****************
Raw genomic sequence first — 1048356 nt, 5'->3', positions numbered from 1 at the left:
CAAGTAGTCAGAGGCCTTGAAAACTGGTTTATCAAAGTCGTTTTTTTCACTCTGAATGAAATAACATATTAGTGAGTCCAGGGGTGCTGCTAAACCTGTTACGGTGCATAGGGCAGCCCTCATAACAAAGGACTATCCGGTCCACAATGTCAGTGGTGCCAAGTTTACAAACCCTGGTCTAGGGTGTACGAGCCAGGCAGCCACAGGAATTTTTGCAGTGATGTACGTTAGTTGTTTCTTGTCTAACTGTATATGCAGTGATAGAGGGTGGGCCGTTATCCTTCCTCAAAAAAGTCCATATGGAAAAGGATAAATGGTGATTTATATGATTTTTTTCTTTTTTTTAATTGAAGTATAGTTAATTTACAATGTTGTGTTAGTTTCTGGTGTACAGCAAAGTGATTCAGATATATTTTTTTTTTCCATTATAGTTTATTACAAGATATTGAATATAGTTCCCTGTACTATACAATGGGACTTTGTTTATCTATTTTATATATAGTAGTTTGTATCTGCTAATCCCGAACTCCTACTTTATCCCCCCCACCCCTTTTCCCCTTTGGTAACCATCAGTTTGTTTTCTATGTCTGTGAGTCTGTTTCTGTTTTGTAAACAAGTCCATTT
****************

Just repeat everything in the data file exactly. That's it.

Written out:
Raw genomic sequence first — 1048356 nt, 5'->3', positions numbered from 1 at the left:
CAAGTAGTCAGAGGCCTTGAAAACTGGTTTATCAAAGTCGTTTTTTTCACTCTGAATGAAATAACATATTAGTGAGTCCAGGGGTGCTGCTAAACCTGTTACGGTGCATAGGGCAGCCCTCATAACAAAGGACTATCCGGTCCACAATGTCAGTGGTGCCAAGTTTACAAACCCTGGTCTAGGGTGTACGAGCCAGGCAGCCACAGGAATTTTTGCAGTGATGTACGTTAGTTGTTTCTTGTCTAACTGTATATGCAGTGATAGAGGGTGGGCCGTTATCCTTCCTCAAAAAAGTCCATATGGAAAAGGATAAATGGTGATTTATATGATTTTTTTCTTTTTTTTAATTGAAGTATAGTTAATTTACAATGTTGTGTTAGTTTCTGGTGTACAGCAAAGTGATTCAGATATATTTTTTTTTTCCATTATAGTTTATTACAAGATATTGAATATAGTTCCCTGTACTATACAATGGGACTTTGTTTATCTATTTTATATATAGTAGTTTGTATCTGCTAATCCCGAACTCCTACTTTATCCCCCCCACCCCTTTTCCCCTTTGGTAACCATCAGTTTGTTTTCTATGTCTGTGAGTCTGTTTCTGTTTTGTAAACAAGTCCATTT